4. Cloud-cover mitigation and the effects of time of day

Table 1. Cumulative data on the Pearsons correlation coefficients between the structure constant and the irradiance and between the structure constant and the crosswind speed for the midday during ten months of observation

table-icon
View This Table
Fig. 15. Log [Cn2 ] plotted versus log [Solar irradiance] for May 11, 2004 for the whole day (as shown in Fig. 4).
Fig. 16. The drop of Log [Cn2 ] versus the drop of log [Solar irradiance] for May 11, 2004 for the whole day.

5. Conclusions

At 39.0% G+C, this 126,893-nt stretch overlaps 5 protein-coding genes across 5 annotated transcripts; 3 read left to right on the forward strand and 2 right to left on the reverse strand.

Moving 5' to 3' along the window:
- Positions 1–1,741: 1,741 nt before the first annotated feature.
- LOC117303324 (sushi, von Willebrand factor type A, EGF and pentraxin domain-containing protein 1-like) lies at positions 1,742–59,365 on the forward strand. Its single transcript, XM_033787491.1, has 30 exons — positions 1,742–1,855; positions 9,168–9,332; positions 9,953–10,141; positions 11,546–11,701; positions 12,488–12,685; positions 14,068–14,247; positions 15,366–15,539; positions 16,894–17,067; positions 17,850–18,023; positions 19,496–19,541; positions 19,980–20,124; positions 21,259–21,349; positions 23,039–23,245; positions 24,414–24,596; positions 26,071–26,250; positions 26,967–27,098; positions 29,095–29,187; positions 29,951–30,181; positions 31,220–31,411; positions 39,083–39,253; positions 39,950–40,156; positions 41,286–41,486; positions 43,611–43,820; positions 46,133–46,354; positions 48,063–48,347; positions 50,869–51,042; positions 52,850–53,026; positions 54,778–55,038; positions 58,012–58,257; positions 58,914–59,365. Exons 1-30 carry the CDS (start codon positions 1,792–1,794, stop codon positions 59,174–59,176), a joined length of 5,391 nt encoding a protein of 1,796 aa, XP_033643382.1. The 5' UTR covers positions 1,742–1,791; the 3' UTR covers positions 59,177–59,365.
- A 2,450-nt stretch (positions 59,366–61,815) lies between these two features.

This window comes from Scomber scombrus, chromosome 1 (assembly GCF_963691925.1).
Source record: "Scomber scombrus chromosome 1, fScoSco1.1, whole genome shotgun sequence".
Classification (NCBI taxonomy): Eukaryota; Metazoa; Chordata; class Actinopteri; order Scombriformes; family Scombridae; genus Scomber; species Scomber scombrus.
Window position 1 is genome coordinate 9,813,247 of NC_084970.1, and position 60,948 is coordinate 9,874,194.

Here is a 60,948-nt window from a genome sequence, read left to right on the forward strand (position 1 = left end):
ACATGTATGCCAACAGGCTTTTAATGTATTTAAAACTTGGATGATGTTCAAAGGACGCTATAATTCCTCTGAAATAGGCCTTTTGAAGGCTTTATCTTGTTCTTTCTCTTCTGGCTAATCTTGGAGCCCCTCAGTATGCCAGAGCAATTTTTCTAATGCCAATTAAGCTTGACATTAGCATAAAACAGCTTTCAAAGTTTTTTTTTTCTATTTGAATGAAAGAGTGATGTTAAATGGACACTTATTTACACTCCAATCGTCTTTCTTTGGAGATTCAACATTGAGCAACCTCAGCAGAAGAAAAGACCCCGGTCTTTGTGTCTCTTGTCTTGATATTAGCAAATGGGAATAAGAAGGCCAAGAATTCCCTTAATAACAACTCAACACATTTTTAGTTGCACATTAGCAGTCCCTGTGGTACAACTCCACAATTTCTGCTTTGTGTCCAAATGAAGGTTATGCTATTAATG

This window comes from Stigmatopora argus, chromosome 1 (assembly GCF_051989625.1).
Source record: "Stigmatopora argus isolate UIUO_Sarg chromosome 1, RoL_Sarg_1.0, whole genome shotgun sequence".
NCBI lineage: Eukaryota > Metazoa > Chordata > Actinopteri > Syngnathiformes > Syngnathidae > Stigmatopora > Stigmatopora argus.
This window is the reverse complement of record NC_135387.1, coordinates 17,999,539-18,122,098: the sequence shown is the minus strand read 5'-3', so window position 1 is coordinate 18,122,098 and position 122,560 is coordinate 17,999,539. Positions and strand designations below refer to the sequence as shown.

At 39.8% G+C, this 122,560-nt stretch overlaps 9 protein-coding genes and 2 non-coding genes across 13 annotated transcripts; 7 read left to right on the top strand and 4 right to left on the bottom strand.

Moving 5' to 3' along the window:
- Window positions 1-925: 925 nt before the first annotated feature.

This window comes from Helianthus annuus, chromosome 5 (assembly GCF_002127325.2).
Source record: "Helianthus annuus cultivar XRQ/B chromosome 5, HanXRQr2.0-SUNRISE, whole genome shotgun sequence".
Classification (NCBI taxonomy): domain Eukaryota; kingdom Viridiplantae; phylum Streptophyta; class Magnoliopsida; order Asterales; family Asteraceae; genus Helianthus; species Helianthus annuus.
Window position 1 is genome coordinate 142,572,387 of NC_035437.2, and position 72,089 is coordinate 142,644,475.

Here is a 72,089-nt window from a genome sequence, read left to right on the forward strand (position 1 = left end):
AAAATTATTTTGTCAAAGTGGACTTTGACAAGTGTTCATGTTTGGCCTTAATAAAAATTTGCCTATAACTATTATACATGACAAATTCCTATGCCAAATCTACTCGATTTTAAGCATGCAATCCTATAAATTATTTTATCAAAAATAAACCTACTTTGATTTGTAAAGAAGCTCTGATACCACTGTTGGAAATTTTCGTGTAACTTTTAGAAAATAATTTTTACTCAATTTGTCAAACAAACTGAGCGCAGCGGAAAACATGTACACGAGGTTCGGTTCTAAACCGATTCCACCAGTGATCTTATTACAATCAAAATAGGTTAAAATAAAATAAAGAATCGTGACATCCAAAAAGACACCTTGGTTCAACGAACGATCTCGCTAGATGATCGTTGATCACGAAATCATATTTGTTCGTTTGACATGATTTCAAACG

Statistical analysis of a substantial experimental database shows that a continuous cloud-cover that blocks the sunlight is a significant factor that mitigates optical turbulence. Analysis of the Cn2 data and its associated meteorological data show correlations proportional to their influence on Cn2 . However when crosswind is compared, there is very little daily correlation. The correlations for the total wind speed and peak wind speed show increasing correlations, which indicate that peak wind speed is an important factor in creating a model for Cn2 . This shows that cloud cover on the order of 10% or greater reduces divergence and extends the range for laser beam propagation. This factor must be accounted for in the planning of utilization of lasers for specific military applications, such as laser assisted aiming, laser guided and high power laser weaponry. Since there has already been work in creating accurate models the need to develop a better model for predicting cloud-cover mitigation effects over an extended period of time during the day, at different seasons and latitudes was not a priority.